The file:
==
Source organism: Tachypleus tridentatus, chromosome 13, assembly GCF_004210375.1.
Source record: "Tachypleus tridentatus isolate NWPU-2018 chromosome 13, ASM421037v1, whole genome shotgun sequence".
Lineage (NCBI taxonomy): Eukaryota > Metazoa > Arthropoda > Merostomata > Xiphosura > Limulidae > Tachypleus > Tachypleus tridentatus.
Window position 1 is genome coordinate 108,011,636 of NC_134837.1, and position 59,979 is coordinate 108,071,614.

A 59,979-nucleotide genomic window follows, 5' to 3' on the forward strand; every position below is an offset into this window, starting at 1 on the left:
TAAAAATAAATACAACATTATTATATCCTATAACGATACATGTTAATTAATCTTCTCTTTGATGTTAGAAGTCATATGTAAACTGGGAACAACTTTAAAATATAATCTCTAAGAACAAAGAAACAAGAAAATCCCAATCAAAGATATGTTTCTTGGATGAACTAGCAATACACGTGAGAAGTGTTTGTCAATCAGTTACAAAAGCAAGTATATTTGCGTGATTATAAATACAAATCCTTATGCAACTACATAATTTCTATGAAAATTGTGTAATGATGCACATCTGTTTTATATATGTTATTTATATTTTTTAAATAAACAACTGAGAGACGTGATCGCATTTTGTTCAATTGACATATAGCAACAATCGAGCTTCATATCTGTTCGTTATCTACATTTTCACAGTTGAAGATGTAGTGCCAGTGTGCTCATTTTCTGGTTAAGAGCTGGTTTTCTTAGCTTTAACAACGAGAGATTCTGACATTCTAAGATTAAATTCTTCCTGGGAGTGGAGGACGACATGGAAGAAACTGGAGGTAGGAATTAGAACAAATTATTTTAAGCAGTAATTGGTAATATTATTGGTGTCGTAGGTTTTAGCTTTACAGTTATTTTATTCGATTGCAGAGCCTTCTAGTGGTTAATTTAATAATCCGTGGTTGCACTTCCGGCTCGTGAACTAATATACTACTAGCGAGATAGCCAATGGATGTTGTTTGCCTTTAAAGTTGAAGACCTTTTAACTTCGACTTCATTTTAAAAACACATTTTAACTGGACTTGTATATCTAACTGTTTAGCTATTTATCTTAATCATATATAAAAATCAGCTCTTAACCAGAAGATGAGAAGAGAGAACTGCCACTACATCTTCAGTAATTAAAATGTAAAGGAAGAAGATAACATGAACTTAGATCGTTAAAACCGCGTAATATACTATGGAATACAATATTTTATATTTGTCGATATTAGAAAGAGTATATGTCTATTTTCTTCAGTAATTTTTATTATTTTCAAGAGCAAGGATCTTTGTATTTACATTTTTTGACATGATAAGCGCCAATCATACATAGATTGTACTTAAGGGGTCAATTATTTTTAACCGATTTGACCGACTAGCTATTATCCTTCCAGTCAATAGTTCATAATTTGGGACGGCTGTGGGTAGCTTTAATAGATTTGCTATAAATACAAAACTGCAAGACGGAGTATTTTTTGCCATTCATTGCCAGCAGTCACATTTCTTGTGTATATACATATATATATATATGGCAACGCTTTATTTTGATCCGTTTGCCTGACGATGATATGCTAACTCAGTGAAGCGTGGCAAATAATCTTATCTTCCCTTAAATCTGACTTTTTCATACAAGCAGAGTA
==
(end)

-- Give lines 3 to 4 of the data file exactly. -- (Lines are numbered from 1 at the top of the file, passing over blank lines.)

Lineage (NCBI taxonomy): Eukaryota > Metazoa > Arthropoda > Merostomata > Xiphosura > Limulidae > Tachypleus > Tachypleus tridentatus.
Window position 1 is genome coordinate 108,011,636 of NC_134837.1, and position 59,979 is coordinate 108,071,614.